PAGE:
It is fair to say that, when discussing the environmental impacts of offshore wind, birds and marine mammals have certainly been at the forefront of the collective thinking of regulators, consultants, academics and the industry in general. In our experience, it is very rare that we are asked to consider bats in our approach to pre-construction surveys or impact assessments. In attending last September’s Conference on Wind Energy & Wildlife Impacts in Portugal, we found that studies regarding bats formed a very small proportion of the overall representations of the assembled experts from around the world. However, the evidence that was presented was intriguing, and most certainly a clear warning that we are not doing all we should to consider the potential impacts on bats from these installations.
The problems are clear – bats are small, nocturnal animals and, if they are crossing our seas, the chances of detecting them on radar systems (designed to detect flocks of migrating birds), or observing casualties of such a tiny animal in a vast waterbody like the North Sea are minimal. We do know, however, that various bat species cross our seas, and perhaps even forage further away from the coast than we would think is feasible. Anecdotal evidence, and increasing numbers of localised studies, show bats of several species feeding up to 10km offshore, and occasionally even beyond that, as well as being observed resting/ roosting on offshore installations such as oil rigs, and even wind turbines themselves (Ahlen et al 2007). In the right conditions, large numbers of bats could be following significant aggregations of insects far out to sea, possibly placing them in harm’s way as more and more wind farms spring up around the Baltic and North Seas, as well as Europe’s Atlantic coastlines.
Regulation & Guidance
The lack of evidence, and the difficulty in collecting that evidence, has posed a problem for the organisations tasked with ensuring that the environmental impacts of offshore development are minimised and mitigated for appropriately. To date, only Germany has devised formal guidance for offshore bat study and impact assessment. Other nations propose an approach based on the EUROBATS publication ‘Guidelines for consideration of bats in windfarm projects’ (revised 2014). The primary function of the EUROBATS initiative is to conserve Europe’s bat populations, and it is recognised that we simply do not know enough about offshore bat activity to rule out significant problems for the populations of several species, most notably Nathusius’ pipistrelle Pipistrellus nathusii, soprano pipistrelle P. pygmaeus, and noctule Nyctalus noctula (Arnett et al 2015).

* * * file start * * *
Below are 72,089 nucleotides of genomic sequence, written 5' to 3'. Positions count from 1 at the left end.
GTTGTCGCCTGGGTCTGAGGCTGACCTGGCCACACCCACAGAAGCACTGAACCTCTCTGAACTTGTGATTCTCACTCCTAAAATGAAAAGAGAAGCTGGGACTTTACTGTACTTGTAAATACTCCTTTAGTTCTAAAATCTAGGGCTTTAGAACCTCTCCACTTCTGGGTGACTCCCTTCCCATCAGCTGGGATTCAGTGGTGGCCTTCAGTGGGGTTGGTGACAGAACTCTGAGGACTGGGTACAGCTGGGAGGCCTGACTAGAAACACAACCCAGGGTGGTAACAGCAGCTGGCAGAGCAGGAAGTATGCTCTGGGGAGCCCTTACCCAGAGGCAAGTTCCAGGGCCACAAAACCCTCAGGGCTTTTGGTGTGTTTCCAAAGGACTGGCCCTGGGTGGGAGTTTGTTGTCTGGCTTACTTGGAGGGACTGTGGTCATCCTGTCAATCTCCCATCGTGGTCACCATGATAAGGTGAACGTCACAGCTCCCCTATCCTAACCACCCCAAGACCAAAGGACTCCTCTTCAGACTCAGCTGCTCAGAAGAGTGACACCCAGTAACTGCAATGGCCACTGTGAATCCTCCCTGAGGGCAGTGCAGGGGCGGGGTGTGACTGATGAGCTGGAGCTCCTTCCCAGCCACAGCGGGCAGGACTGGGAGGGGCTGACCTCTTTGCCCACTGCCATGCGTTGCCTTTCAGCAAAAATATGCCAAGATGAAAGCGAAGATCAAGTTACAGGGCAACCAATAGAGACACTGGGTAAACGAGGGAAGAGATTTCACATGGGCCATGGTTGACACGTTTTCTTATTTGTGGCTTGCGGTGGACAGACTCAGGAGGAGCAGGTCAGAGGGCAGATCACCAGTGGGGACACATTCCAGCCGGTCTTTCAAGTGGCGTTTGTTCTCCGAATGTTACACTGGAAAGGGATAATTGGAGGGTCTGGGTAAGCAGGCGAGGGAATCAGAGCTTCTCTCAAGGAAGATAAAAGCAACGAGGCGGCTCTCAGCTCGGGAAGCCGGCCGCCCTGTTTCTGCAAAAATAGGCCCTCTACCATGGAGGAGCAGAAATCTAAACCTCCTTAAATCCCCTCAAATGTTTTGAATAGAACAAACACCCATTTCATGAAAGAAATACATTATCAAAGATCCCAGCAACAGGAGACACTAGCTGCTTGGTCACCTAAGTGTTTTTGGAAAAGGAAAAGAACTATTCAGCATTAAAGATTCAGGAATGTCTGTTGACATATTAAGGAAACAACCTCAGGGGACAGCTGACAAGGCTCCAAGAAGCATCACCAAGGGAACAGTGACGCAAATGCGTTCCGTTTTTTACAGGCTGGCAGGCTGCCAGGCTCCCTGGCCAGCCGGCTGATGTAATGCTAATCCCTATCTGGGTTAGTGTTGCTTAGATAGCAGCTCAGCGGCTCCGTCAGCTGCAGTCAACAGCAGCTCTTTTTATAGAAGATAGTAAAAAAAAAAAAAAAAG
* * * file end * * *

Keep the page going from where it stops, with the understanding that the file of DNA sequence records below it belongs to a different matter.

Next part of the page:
Broadly, the guidance recommends that any boat-based surveys be conducted during April and May (inclusive) and August and October (inclusive) to cover the vital migratory season. For installations closer to shore, or in narrower channels, land-based surveys conducted from headlands will supplement this work, with additional surveys in June and July to cover periods of higher foraging activity in calmer conditions.
A Bespoke Approach
In interpreting this guidance, and ensuring that any development complies fully with regulations and minimises any ecological impact, it is vital that the programme of survey work is designed to provide us with a strong, evidence-led basis for our assessment. All potential offshore turbine sites will present their own unique conditions and challenges. We would always aim to make the most efficient use of our time by combining other necessary work, such as boat-based bird survey, with the deployment and retrieval of bat detection equipment, and simultaneous nocturnal bird and bat activity surveys.
The use of appropriate technology will be crucial to any study of offshore bats. Automated bat detectors would be used on land (at potential crossing points) and, where feasible and necessary, at sea on platforms such as rigs, buoys or night operating ferries if they are in the vicinity of the proposed wind farm. As well as hand-held bat audio detection equipment on our boat-based transects, thermal imaging cameras will be utilised to visually monitor the area and add as much as possible to the dataset.
As technology advances, our work, and collaborative efforts with academic institutions, will assist our understanding of where, when and how bats are using the open sea. Studies involving radar and GPS tags (available now for even the smaller bat species) will be consulted to broaden our understanding of this phenomenon, and how we can combine this with our data to design meaningful mitigation for bats as part of the spectrum of ecological considerations at future offshore wind farms.
Bats in the Anthropocene: Conservation of Bats in a Changing World; Chapter 11 – Impacts of Wind Energy Development on Bats: A Global Perspective, DOI 10.1007/978-3-319-25220-9_11. E.B. Arnett at el (2015).
EUROBATS Publication Series No. 6: Guidelines for Consideration of Bats in Wind Farm Projects – Revision 2014. L. Rodrigues et al (2014).
Bats and Offshore Wind Turbines Studies in Southern Scandinavia (Swedish Environmental Protection Agency). Ahlen et al (2007).